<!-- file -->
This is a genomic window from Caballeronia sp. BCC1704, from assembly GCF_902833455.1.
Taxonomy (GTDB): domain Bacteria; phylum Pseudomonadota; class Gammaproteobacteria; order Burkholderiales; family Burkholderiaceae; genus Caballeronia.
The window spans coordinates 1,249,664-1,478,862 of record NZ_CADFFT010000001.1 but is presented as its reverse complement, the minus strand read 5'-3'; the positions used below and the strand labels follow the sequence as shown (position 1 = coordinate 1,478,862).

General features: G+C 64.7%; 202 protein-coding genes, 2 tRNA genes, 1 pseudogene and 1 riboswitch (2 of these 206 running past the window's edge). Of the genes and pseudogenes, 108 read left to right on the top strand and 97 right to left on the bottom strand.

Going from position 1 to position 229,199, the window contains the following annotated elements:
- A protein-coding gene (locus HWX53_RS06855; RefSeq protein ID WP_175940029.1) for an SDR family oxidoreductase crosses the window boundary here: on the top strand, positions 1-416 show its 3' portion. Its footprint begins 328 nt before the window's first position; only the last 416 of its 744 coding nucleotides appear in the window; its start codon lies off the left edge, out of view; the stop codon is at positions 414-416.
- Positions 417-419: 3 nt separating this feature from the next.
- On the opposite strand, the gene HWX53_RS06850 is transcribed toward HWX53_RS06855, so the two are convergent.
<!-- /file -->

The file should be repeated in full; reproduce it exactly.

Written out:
This is a genomic window from Caballeronia sp. BCC1704, from assembly GCF_902833455.1.
Taxonomy (GTDB): domain Bacteria; phylum Pseudomonadota; class Gammaproteobacteria; order Burkholderiales; family Burkholderiaceae; genus Caballeronia.
The window spans coordinates 1,249,664-1,478,862 of record NZ_CADFFT010000001.1 but is presented as its reverse complement, the minus strand read 5'-3'; the positions used below and the strand labels follow the sequence as shown (position 1 = coordinate 1,478,862).

General features: G+C 64.7%; 202 protein-coding genes, 2 tRNA genes, 1 pseudogene and 1 riboswitch (2 of these 206 running past the window's edge). Of the genes and pseudogenes, 108 read left to right on the top strand and 97 right to left on the bottom strand.

Going from position 1 to position 229,199, the window contains the following annotated elements:
- A protein-coding gene (locus HWX53_RS06855; RefSeq protein ID WP_175940029.1) for an SDR family oxidoreductase crosses the window boundary here: on the top strand, positions 1-416 show its 3' portion. Its footprint begins 328 nt before the window's first position; only the last 416 of its 744 coding nucleotides appear in the window; its start codon lies off the left edge, out of view; the stop codon is at positions 414-416.
- Positions 417-419: 3 nt separating this feature from the next.
- On the opposite strand, the gene HWX53_RS06850 is transcribed toward HWX53_RS06855, so the two are convergent.